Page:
DWDM SFP+ transceiver

Generally, the DWDM SFP+ transceiver has a specific tuned laser offering various wavelengths with pre-defined “colors” which are defined in the DWDM ITU grid. The colors of the wavelengths are named in channels and the wavelengths are around 1550nm. Its channels are commonly from 17 to 61 and the spacing between channels is always about 0.8nm. In fiber optical network, the 100GHz C-Band with 0.8nm DWDM SFP+ transceiver is the most commonly used one, while transceivers with other spectrum bands like 50GHz with 0.4nm spacing DWDM SFP+ transceiver are also popular with users.

According to the transmission distance, the DWDM SFP+ transceiver can be divided into two types. One is the DWDM-SFP10G-40 with an optical power budget of 15dB, and the other is the DWDM-SFP10G-80 with an optical power budget of 23dB. As we know, the bigger the optical power budget is, the longer the transceiver will support the 10G network. Hence, the DWDM-SFP10G-40 can transmit 10G signals at lengths up to 40 km, but the DWDM-SFP10G-80 is able to support the same network with a longer distance, 80 km. What should be paid attention to is that the transmission distance can be also affected by the quality and type of the DWDM Mux Demux, the quality and length of the fiber, and other factors.

DWDM Mux Demux

The DWDM Mux Demux is a commonly used type of fiber optical multiplexer designed for creating virtual fibers to carry larger data, which consists of a multiplexer on one end for combining the optical signals with different wavelengths into an integrated signal and a de-multiplexer on the other end for separating the integrated signal into several ones. During its working process, it carries the integrated optical signals together on a single fiber, which means the capacity is expanded to some extent. In most applications, the electricity is not required in its working process because the DWDM Mux Demux are passive.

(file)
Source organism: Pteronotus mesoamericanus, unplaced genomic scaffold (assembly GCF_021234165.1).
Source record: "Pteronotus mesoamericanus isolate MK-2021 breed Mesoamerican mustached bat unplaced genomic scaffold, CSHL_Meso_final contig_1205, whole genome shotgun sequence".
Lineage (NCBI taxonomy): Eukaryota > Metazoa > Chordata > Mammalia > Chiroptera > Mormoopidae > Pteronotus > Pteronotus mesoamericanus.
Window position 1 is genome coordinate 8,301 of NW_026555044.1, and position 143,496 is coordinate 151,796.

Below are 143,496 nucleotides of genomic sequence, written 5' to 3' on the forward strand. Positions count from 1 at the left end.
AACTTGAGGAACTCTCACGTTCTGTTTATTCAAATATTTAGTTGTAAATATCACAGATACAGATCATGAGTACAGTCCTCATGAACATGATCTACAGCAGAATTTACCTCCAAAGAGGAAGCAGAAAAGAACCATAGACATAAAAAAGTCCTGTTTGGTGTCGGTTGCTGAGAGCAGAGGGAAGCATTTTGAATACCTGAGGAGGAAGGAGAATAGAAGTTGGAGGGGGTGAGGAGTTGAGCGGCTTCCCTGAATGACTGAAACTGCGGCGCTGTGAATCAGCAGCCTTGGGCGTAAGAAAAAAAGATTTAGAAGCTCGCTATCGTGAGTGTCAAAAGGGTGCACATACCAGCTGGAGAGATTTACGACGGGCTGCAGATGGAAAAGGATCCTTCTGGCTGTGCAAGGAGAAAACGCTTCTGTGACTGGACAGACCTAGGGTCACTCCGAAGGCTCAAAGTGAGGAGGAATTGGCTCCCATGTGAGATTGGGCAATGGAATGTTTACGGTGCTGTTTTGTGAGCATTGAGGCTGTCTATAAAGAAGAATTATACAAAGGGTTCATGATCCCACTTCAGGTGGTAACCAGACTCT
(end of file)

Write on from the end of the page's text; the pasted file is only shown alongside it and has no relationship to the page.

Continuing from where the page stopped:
Unlike the CWDM Mux Demux with 20nm channel spacing, the DWDM Mux Demux has a denser channel spacing, usually 0.8nm, working from the 1530 to 1570nm band. It is designed for long transmission, which is more expensive than CWDM Mux Demux used for short transmission. Meanwhile, it also commonly used the 100 GHz C-band DWDM technique like the DWDM transceiver. As for its classification, there are basically two types according to line type, dual fiber and single fiber DWDM Mux Demux, and six types according to the number of the channels, 4, 8, 16, 40, 44 and 96 channels DWDM Mux Demux. All these types of DWDM Mux Demux are available at FS.COM with ideal prices. To better understand the DWDM Mux Demux, here offers a figure of a stable 8 channel DWDM Mux Demux for your reference.

8 channel DWDM Mux Demux

Conclusion

Taking the cost issue into consideration, deploying a 10G DWDM network is much more economical than upgrading your network from 10G to 40G/100G which almost requires changing out all the electronics in your network. The 10G DWDM network makes full use of DWDM technology to expand the network capacity, which creates virtual fibers to support more data signals. If your 10G network is also capacity-hungry, you are highly suggested to deploy 10G DWDM network to make new capacity. As for the related components the 10G DWDM network needs like transceiver and Mux Demux, you can easily find them at FS.COM. For instance, FS.COM offers the DWDM SFP+ transceivers compatible with almost every brand, including Cisco, Juniper, Brocade, Huawei, Arista, HP and Dell, which have been tested to assure 100% compatibility.

Things You Should Know to Deploy 100G Ethernet Network

Although the 10G and 40G Ethernet network still occupy the majority of fiber market at present, it is predicted that more and more users would deploy 100G Ethernet network in the following years for higher capacity and faster transmission data rate, and the 100G cabling network would finally make the 10G and 40G cabling network obsolete. Is there any evidence to support this prediction? Why to replace 10G and 40G cabling network and how to deploy the 100G cabling network? Does this statement take the cost issue into consideration since the 100G products like QSFP28 transceiver and QSFP28 breakout cable are much more expensive than the 10G and 40G products? Let’s talk about these topics and find the most cost effective way to deploy the 100G cabling network.

Why We Deploy 100G Cabling Network?

With the fast development of fiber technology, the capacity and transmission data rate that the 10G and 40G networks offer gradually can’t meet our needs and the Ethernet network is still driven to satisfy the increasing requirements of faster and easier access to larger volumes of data. Under this trend, the 100G network is come up with that enables unsurpassed bandwidth but can be only available at a high price. As the 100G technology is gradually matured, the cost for 100G network deployment is reduced a lot. Hence, more and more users would like to deploy the 100G network for bigger bandwidth, even it would still cost higher than 10G and 40G network deployment.

Which Transceiver Is the Best for Deploying 100G Network?